Friday, January 11, 2013

1986 Philippine Constitution and Divorce


“The State recognizes the sanctity of family life and shall protect and strengthen the family as a basic autonomous social institution.”  (Article 2, Section 12)

Let it be formally and expressly said that while someone must be good for something, not everyone however is fit for marriage intents and purposes. This is a down-to-earth reality that is squarely premised on the inherent nature of and obligations intrinsic to marriage—such as the requirements of mental composition, emotional constitution and physical make-up of the concrete man and/or woman concerned.  One thing is the plain desire of getting married but definitely something else is to have the fitness, the capacity or aptitude for getting married.

It is understandable wherefore that more and more couples do not get married at all—but simply unite and separate at will. In fact, more and more married men and women get married and eventually come to part ways at will—with or without having children.  Thus it is too that more and more children from “broken families” become confused, angry and/or bitter even as they grow in years and realize their predicament of growing without the parenting presence of their fathers and/or mothers.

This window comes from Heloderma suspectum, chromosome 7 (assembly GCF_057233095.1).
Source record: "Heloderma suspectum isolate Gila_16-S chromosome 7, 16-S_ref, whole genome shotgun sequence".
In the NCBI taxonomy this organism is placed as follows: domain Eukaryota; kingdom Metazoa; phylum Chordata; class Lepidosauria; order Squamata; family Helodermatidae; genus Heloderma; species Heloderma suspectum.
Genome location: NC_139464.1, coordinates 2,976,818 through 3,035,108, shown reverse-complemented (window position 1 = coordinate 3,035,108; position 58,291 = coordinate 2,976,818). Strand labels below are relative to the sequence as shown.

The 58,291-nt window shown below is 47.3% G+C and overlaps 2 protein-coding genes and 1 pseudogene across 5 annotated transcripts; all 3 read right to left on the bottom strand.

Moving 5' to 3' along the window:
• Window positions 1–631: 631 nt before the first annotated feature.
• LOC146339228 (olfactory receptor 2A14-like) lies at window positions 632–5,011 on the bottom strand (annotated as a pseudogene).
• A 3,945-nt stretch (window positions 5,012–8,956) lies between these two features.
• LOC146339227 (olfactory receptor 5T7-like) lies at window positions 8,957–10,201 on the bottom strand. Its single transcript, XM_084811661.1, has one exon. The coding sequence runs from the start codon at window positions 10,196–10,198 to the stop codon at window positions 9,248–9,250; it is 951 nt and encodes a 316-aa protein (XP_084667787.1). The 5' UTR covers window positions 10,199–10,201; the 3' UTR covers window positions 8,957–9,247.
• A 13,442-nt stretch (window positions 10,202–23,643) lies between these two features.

And yet, there are individuals who furthermore even want to introduce and legalize divorce in the country—as if the fact of divorce and the divorce mentality would promote the right understanding and proper living of the reality of marriage.   The truth of the matter is that divorce promotes divorce just as the possibility of divorce already weakens the resolve to get married for a lifetime—in accord with their own human dignity and pursuant to the inherent rights of the children born of their union.

Divorce is not merely a direct contradiction of the standard Marriage Vows, but also a standing contradiction of the Family Code of the Philippines and furthermore a blatant contradiction of the Constitution of the Philippines. Hence, Filipinos who want divorce introduced and legalized in the country, say but one and the same thing:  Change the working of the Marriage Vows!  Change the Philippine Constitution! Change the Family Code of the Philippines!  How convenient!  How gross!

Thus it is that in the context of a divorce provision, the constitutional principle of the “sanctity of family life” is but a big joke.  That the above likewise constitutional resolve to “protect and strengthen the family” is simply a big lie.  And that the equally constitutional consideration of the family as a “basic autonomous social institution” is but a blatant farce.  What a pity!  What a disaster!